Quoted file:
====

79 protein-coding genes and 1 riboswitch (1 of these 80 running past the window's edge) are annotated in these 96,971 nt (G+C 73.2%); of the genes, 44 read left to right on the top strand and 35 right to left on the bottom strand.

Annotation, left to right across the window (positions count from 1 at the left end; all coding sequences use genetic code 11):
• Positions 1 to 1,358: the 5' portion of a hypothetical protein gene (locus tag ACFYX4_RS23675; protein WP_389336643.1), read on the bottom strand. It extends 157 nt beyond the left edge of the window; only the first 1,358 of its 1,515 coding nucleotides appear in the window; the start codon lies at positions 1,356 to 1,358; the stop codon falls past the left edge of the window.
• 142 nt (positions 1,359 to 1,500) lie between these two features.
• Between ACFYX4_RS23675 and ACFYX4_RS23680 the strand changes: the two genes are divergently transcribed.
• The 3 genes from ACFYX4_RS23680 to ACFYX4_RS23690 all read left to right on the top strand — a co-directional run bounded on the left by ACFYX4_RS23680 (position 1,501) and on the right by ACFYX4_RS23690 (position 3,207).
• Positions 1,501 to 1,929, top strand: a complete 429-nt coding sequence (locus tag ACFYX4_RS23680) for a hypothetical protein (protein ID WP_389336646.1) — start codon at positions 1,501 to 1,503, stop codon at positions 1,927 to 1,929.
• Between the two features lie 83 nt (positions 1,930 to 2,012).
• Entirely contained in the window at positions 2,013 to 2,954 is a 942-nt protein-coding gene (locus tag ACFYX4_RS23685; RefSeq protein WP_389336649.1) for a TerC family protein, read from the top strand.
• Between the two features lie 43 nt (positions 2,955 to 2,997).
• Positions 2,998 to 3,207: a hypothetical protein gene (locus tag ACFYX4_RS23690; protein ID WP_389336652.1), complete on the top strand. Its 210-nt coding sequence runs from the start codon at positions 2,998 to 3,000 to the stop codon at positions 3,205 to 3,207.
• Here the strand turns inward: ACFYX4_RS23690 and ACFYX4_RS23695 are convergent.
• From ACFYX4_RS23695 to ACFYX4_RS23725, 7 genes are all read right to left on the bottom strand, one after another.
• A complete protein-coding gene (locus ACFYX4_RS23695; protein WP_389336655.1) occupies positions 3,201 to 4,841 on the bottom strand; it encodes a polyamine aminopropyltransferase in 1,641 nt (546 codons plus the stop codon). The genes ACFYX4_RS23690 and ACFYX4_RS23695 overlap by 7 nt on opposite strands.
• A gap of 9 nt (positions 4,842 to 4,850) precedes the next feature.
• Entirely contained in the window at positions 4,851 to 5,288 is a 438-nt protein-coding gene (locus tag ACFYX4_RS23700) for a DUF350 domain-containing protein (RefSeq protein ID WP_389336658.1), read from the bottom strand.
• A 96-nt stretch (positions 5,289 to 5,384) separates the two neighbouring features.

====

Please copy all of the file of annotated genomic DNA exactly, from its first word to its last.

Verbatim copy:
79 protein-coding genes and 1 riboswitch (1 of these 80 running past the window's edge) are annotated in these 96,971 nt (G+C 73.2%); of the genes, 44 read left to right on the top strand and 35 right to left on the bottom strand.

Annotation, left to right across the window (positions count from 1 at the left end; all coding sequences use genetic code 11):
• Positions 1 to 1,358: the 5' portion of a hypothetical protein gene (locus tag ACFYX4_RS23675; protein WP_389336643.1), read on the bottom strand. It extends 157 nt beyond the left edge of the window; only the first 1,358 of its 1,515 coding nucleotides appear in the window; the start codon lies at positions 1,356 to 1,358; the stop codon falls past the left edge of the window.
• 142 nt (positions 1,359 to 1,500) lie between these two features.
• Between ACFYX4_RS23675 and ACFYX4_RS23680 the strand changes: the two genes are divergently transcribed.
• The 3 genes from ACFYX4_RS23680 to ACFYX4_RS23690 all read left to right on the top strand — a co-directional run bounded on the left by ACFYX4_RS23680 (position 1,501) and on the right by ACFYX4_RS23690 (position 3,207).
• Positions 1,501 to 1,929, top strand: a complete 429-nt coding sequence (locus tag ACFYX4_RS23680) for a hypothetical protein (protein ID WP_389336646.1) — start codon at positions 1,501 to 1,503, stop codon at positions 1,927 to 1,929.
• Between the two features lie 83 nt (positions 1,930 to 2,012).
• Entirely contained in the window at positions 2,013 to 2,954 is a 942-nt protein-coding gene (locus tag ACFYX4_RS23685; RefSeq protein WP_389336649.1) for a TerC family protein, read from the top strand.
• Between the two features lie 43 nt (positions 2,955 to 2,997).
• Positions 2,998 to 3,207: a hypothetical protein gene (locus tag ACFYX4_RS23690; protein ID WP_389336652.1), complete on the top strand. Its 210-nt coding sequence runs from the start codon at positions 2,998 to 3,000 to the stop codon at positions 3,205 to 3,207.
• Here the strand turns inward: ACFYX4_RS23690 and ACFYX4_RS23695 are convergent.
• From ACFYX4_RS23695 to ACFYX4_RS23725, 7 genes are all read right to left on the bottom strand, one after another.
• A complete protein-coding gene (locus ACFYX4_RS23695; protein WP_389336655.1) occupies positions 3,201 to 4,841 on the bottom strand; it encodes a polyamine aminopropyltransferase in 1,641 nt (546 codons plus the stop codon). The genes ACFYX4_RS23690 and ACFYX4_RS23695 overlap by 7 nt on opposite strands.
• A gap of 9 nt (positions 4,842 to 4,850) precedes the next feature.
• Entirely contained in the window at positions 4,851 to 5,288 is a 438-nt protein-coding gene (locus tag ACFYX4_RS23700) for a DUF350 domain-containing protein (RefSeq protein ID WP_389336658.1), read from the bottom strand.
• A 96-nt stretch (positions 5,289 to 5,384) separates the two neighbouring features.